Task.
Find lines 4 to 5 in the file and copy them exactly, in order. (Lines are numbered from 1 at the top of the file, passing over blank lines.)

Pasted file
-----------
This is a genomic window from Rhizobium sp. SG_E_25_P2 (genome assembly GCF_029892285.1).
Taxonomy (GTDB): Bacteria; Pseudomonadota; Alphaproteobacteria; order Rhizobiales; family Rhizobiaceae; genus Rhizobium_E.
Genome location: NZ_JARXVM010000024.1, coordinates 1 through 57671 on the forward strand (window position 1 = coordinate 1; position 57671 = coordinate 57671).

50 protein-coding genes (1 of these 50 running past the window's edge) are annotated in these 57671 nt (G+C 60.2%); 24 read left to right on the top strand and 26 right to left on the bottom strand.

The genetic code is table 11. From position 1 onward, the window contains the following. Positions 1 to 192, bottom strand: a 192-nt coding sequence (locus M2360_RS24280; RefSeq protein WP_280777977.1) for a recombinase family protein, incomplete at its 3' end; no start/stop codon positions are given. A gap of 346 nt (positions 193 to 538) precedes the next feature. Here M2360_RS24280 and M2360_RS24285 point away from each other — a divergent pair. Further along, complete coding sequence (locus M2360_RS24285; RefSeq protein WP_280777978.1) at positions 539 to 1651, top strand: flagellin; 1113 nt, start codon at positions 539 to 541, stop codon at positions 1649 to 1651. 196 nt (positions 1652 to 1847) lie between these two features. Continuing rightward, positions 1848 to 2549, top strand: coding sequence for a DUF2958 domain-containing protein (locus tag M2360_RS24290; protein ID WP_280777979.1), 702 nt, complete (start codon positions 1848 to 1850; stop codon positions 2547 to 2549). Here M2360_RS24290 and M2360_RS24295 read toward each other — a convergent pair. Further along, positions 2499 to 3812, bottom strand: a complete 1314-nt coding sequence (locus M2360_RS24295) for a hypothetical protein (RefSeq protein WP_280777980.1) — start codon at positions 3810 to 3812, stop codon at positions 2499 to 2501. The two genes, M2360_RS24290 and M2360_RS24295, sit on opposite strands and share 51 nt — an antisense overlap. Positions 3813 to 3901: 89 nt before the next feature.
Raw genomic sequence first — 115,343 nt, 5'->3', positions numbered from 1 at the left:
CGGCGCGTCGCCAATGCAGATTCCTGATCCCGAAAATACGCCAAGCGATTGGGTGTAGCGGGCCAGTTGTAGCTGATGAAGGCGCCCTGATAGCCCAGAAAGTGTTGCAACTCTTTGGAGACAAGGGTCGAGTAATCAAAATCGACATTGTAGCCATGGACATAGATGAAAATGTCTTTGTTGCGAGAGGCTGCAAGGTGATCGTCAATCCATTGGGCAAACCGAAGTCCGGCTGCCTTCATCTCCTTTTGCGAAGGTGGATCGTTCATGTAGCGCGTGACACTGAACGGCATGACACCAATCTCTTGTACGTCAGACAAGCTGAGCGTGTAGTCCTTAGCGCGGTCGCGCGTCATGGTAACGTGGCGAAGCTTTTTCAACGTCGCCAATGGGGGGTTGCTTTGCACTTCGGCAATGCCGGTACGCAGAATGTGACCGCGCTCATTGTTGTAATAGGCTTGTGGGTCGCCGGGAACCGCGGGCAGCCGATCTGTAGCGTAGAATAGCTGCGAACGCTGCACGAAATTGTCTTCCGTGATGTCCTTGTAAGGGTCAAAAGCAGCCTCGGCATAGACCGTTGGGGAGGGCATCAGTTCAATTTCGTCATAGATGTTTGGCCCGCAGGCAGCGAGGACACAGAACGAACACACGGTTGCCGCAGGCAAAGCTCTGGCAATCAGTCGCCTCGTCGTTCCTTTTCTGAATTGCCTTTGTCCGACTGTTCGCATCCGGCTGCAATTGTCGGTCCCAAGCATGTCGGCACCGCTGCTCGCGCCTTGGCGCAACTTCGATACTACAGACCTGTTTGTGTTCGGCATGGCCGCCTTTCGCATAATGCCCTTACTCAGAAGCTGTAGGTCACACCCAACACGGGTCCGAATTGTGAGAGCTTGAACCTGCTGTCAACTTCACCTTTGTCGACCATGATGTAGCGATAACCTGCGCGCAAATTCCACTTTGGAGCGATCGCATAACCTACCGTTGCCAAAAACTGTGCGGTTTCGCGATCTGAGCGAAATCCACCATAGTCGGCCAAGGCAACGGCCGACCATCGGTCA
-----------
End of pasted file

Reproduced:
50 protein-coding genes (1 of these 50 running past the window's edge) are annotated in these 57671 nt (G+C 60.2%); 24 read left to right on the top strand and 26 right to left on the bottom strand.

The genetic code is table 11. From position 1 onward, the window contains the following. Positions 1 to 192, bottom strand: a 192-nt coding sequence (locus M2360_RS24280; RefSeq protein WP_280777977.1) for a recombinase family protein, incomplete at its 3' end; no start/stop codon positions are given. A gap of 346 nt (positions 193 to 538) precedes the next feature. Here M2360_RS24280 and M2360_RS24285 point away from each other — a divergent pair. Further along, complete coding sequence (locus M2360_RS24285; RefSeq protein WP_280777978.1) at positions 539 to 1651, top strand: flagellin; 1113 nt, start codon at positions 539 to 541, stop codon at positions 1649 to 1651. 196 nt (positions 1652 to 1847) lie between these two features. Continuing rightward, positions 1848 to 2549, top strand: coding sequence for a DUF2958 domain-containing protein (locus tag M2360_RS24290; protein ID WP_280777979.1), 702 nt, complete (start codon positions 1848 to 1850; stop codon positions 2547 to 2549). Here M2360_RS24290 and M2360_RS24295 read toward each other — a convergent pair. Further along, positions 2499 to 3812, bottom strand: a complete 1314-nt coding sequence (locus M2360_RS24295) for a hypothetical protein (RefSeq protein WP_280777980.1) — start codon at positions 3810 to 3812, stop codon at positions 2499 to 2501. The two genes, M2360_RS24290 and M2360_RS24295, sit on opposite strands and share 51 nt — an antisense overlap. Positions 3813 to 3901: 89 nt before the next feature.